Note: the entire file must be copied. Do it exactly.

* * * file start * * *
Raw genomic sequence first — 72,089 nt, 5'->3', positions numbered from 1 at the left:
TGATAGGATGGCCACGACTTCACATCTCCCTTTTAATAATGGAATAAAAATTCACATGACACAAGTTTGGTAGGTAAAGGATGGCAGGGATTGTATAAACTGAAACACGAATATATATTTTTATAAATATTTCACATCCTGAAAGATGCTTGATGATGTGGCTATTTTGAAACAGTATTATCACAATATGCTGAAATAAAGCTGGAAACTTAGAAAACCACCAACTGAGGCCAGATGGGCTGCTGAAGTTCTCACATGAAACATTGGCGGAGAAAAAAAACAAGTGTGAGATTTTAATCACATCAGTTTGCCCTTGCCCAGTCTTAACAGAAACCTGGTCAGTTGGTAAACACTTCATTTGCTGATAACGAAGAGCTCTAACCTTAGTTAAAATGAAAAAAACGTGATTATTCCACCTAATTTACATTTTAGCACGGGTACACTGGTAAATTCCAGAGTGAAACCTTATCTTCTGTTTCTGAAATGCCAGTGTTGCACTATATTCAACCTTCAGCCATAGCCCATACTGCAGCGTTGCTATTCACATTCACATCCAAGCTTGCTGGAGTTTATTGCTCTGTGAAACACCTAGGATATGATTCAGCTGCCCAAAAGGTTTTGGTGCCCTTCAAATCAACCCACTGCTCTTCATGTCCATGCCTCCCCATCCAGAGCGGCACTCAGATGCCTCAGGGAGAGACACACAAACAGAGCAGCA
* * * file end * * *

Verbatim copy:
Raw genomic sequence first — 72,089 nt, 5'->3', positions numbered from 1 at the left:
TGATAGGATGGCCACGACTTCACATCTCCCTTTTAATAATGGAATAAAAATTCACATGACACAAGTTTGGTAGGTAAAGGATGGCAGGGATTGTATAAACTGAAACACGAATATATATTTTTATAAATATTTCACATCCTGAAAGATGCTTGATGATGTGGCTATTTTGAAACAGTATTATCACAATATGCTGAAATAAAGCTGGAAACTTAGAAAACCACCAACTGAGGCCAGATGGGCTGCTGAAGTTCTCACATGAAACATTGGCGGAGAAAAAAAACAAGTGTGAGATTTTAATCACATCAGTTTGCCCTTGCCCAGTCTTAACAGAAACCTGGTCAGTTGGTAAACACTTCATTTGCTGATAACGAAGAGCTCTAACCTTAGTTAAAATGAAAAAAACGTGATTATTCCACCTAATTTACATTTTAGCACGGGTACACTGGTAAATTCCAGAGTGAAACCTTATCTTCTGTTTCTGAAATGCCAGTGTTGCACTATATTCAACCTTCAGCCATAGCCCATACTGCAGCGTTGCTATTCACATTCACATCCAAGCTTGCTGGAGTTTATTGCTCTGTGAAACACCTAGGATATGATTCAGCTGCCCAAAAGGTTTTGGTGCCCTTCAAATCAACCCACTGCTCTTCATGTCCATGCCTCCCCATCCAGAGCGGCACTCAGATGCCTCAGGGAGAGACACACAAACAGAGCAGCA